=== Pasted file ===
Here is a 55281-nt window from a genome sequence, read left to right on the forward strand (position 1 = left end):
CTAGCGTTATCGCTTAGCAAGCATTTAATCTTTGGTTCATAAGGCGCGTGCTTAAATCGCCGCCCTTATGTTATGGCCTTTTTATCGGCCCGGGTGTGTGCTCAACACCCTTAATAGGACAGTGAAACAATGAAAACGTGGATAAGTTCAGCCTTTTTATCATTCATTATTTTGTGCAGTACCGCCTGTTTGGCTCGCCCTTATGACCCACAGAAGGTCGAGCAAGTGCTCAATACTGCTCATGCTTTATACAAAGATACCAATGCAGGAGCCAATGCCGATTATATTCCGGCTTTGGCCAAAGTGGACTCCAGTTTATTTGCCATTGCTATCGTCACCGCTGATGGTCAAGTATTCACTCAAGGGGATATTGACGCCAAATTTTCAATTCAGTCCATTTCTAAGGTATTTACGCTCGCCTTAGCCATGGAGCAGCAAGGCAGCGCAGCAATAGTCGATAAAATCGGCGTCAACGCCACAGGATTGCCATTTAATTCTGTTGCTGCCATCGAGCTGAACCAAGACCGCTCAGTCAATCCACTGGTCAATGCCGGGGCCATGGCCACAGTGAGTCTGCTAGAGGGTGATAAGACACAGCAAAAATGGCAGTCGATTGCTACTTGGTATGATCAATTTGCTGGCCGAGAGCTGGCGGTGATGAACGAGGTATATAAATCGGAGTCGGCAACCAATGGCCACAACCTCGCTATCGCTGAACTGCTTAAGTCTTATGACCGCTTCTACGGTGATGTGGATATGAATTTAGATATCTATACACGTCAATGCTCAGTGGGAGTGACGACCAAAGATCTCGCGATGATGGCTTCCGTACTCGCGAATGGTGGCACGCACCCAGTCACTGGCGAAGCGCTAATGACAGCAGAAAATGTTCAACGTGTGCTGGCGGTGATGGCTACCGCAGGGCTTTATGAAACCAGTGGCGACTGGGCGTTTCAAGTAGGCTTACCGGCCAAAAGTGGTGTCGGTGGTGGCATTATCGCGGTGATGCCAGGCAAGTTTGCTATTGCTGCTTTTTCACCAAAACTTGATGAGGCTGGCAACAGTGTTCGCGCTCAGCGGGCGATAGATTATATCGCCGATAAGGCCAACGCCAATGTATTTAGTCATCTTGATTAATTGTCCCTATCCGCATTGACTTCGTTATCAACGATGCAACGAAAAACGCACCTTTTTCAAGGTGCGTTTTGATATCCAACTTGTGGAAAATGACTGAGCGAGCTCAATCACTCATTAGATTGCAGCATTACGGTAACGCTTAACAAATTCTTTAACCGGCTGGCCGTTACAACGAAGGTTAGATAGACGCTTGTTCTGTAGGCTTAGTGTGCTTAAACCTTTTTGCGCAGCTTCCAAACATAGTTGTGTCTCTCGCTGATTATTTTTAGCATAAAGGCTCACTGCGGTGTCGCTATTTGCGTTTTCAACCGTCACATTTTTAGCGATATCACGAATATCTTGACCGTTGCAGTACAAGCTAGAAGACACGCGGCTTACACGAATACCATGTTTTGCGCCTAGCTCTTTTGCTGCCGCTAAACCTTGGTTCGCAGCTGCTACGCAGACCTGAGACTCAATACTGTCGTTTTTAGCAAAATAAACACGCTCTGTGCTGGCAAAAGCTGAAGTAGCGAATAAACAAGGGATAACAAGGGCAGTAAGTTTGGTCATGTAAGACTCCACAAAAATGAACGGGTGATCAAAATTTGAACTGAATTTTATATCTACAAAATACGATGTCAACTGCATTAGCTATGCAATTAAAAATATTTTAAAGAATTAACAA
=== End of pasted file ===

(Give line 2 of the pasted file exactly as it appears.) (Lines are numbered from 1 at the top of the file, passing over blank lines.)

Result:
CTAGCGTTATCGCTTAGCAAGCATTTAATCTTTGGTTCATAAGGCGCGTGCTTAAATCGCCGCCCTTATGTTATGGCCTTTTTATCGGCCCGGGTGTGTGCTCAACACCCTTAATAGGACAGTGAAACAATGAAAACGTGGATAAGTTCAGCCTTTTTATCATTCATTATTTTGTGCAGTACCGCCTGTTTGGCTCGCCCTTATGACCCACAGAAGGTCGAGCAAGTGCTCAATACTGCTCATGCTTTATACAAAGATACCAATGCAGGAGCCAATGCCGATTATATTCCGGCTTTGGCCAAAGTGGACTCCAGTTTATTTGCCATTGCTATCGTCACCGCTGATGGTCAAGTATTCACTCAAGGGGATATTGACGCCAAATTTTCAATTCAGTCCATTTCTAAGGTATTTACGCTCGCCTTAGCCATGGAGCAGCAAGGCAGCGCAGCAATAGTCGATAAAATCGGCGTCAACGCCACAGGATTGCCATTTAATTCTGTTGCTGCCATCGAGCTGAACCAAGACCGCTCAGTCAATCCACTGGTCAATGCCGGGGCCATGGCCACAGTGAGTCTGCTAGAGGGTGATAAGACACAGCAAAAATGGCAGTCGATTGCTACTTGGTATGATCAATTTGCTGGCCGAGAGCTGGCGGTGATGAACGAGGTATATAAATCGGAGTCGGCAACCAATGGCCACAACCTCGCTATCGCTGAACTGCTTAAGTCTTATGACCGCTTCTACGGTGATGTGGATATGAATTTAGATATCTATACACGTCAATGCTCAGTGGGAGTGACGACCAAAGATCTCGCGATGATGGCTTCCGTACTCGCGAATGGTGGCACGCACCCAGTCACTGGCGAAGCGCTAATGACAGCAGAAAATGTTCAACGTGTGCTGGCGGTGATGGCTACCGCAGGGCTTTATGAAACCAGTGGCGACTGGGCGTTTCAAGTAGGCTTACCGGCCAAAAGTGGTGTCGGTGGTGGCATTATCGCGGTGATGCCAGGCAAGTTTGCTATTGCTGCTTTTTCACCAAAACTTGATGAGGCTGGCAACAGTGTTCGCGCTCAGCGGGCGATAGATTATATCGCCGATAAGGCCAACGCCAATGTATTTAGTCATCTTGATTAATTGTCCCTATCCGCATTGACTTCGTTATCAACGATGCAACGAAAAACGCACCTTTTTCAAGGTGCGTTTTGATATCCAACTTGTGGAAAATGACTGAGCGAGCTCAATCACTCATTAGATTGCAGCATTACGGTAACGCTTAACAAATTCTTTAACCGGCTGGCCGTTACAACGAAGGTTAGATAGACGCTTGTTCTGTAGGCTTAGTGTGCTTAAACCTTTTTGCGCAGCTTCCAAACATAGTTGTGTCTCTCGCTGATTATTTTTAGCATAAAGGCTCACTGCGGTGTCGCTATTTGCGTTTTCAACCGTCACATTTTTAGCGATATCACGAATATCTTGACCGTTGCAGTACAAGCTAGAAGACACGCGGCTTACACGAATACCATGTTTTGCGCCTAGCTCTTTTGCTGCCGCTAAACCTTGGTTCGCAGCTGCTACGCAGACCTGAGACTCAATACTGTCGTTTTTAGCAAAATAAACACGCTCTGTGCTGGCAAAAGCTGAAGTAGCGAATAAACAAGGGATAACAAGGGCAGTAAGTTTGGTCATGTAAGACTCCACAAAAATGAACGGGTGATCAAAATTTGAACTGAATTTTATATCTACAAAATACGATGTCAACTGCATTAGCTATGCAATTAAAAATATTTTAAAGAATTAACAA